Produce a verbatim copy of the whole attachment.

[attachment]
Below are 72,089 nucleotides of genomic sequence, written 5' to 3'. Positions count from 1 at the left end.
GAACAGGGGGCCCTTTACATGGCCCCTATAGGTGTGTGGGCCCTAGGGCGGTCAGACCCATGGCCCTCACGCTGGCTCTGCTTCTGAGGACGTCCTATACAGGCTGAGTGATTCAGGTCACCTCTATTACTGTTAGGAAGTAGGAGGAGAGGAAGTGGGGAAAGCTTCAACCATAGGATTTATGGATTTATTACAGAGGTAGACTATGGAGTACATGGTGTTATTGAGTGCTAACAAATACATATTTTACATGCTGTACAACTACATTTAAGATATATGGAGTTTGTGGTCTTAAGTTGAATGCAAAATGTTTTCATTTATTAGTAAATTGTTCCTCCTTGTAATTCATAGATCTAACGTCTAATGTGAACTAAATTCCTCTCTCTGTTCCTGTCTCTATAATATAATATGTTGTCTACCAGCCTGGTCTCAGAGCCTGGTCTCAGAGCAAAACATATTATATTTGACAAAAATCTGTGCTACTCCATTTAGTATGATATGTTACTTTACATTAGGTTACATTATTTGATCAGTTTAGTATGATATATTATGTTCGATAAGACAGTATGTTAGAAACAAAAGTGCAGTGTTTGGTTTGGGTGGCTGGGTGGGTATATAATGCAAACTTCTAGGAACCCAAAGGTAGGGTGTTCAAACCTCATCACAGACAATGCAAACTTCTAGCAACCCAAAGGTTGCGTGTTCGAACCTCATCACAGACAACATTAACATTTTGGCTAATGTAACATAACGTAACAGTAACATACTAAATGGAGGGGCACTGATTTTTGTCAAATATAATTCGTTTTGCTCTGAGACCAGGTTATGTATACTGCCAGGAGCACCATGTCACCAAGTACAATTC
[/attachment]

Below are 72,089 nucleotides of genomic sequence, written 5' to 3'. Positions count from 1 at the left end.
GAACAGGGGGCCCTTTACATGGCCCCTATAGGTGTGTGGGCCCTAGGGCGGTCAGACCCATGGCCCTCACGCTGGCTCTGCTTCTGAGGACGTCCTATACAGGCTGAGTGATTCAGGTCACCTCTATTACTGTTAGGAAGTAGGAGGAGAGGAAGTGGGGAAAGCTTCAACCATAGGATTTATGGATTTATTACAGAGGTAGACTATGGAGTACATGGTGTTATTGAGTGCTAACAAATACATATTTTACATGCTGTACAACTACATTTAAGATATATGGAGTTTGTGGTCTTAAGTTGAATGCAAAATGTTTTCATTTATTAGTAAATTGTTCCTCCTTGTAATTCATAGATCTAACGTCTAATGTGAACTAAATTCCTCTCTCTGTTCCTGTCTCTATAATATAATATGTTGTCTACCAGCCTGGTCTCAGAGCCTGGTCTCAGAGCAAAACATATTATATTTGACAAAAATCTGTGCTACTCCATTTAGTATGATATGTTACTTTACATTAGGTTACATTATTTGATCAGTTTAGTATGATATATTATGTTCGATAAGACAGTATGTTAGAAACAAAAGTGCAGTGTTTGGTTTGGGTGGCTGGGTGGGTATATAATGCAAACTTCTAGGAACCCAAAGGTAGGGTGTTCAAACCTCATCACAGACAATGCAAACTTCTAGCAACCCAAAGGTTGCGTGTTCGAACCTCATCACAGACAACATTAACATTTTGGCTAATGTAACATAACGTAACAGTAACATACTAAATGGAGGGGCACTGATTTTTGTCAAATATAATTCGTTTTGCTCTGAGACCAGGTTATGTATACTGCCAGGAGCACCATGTCACCAAGTACAATTC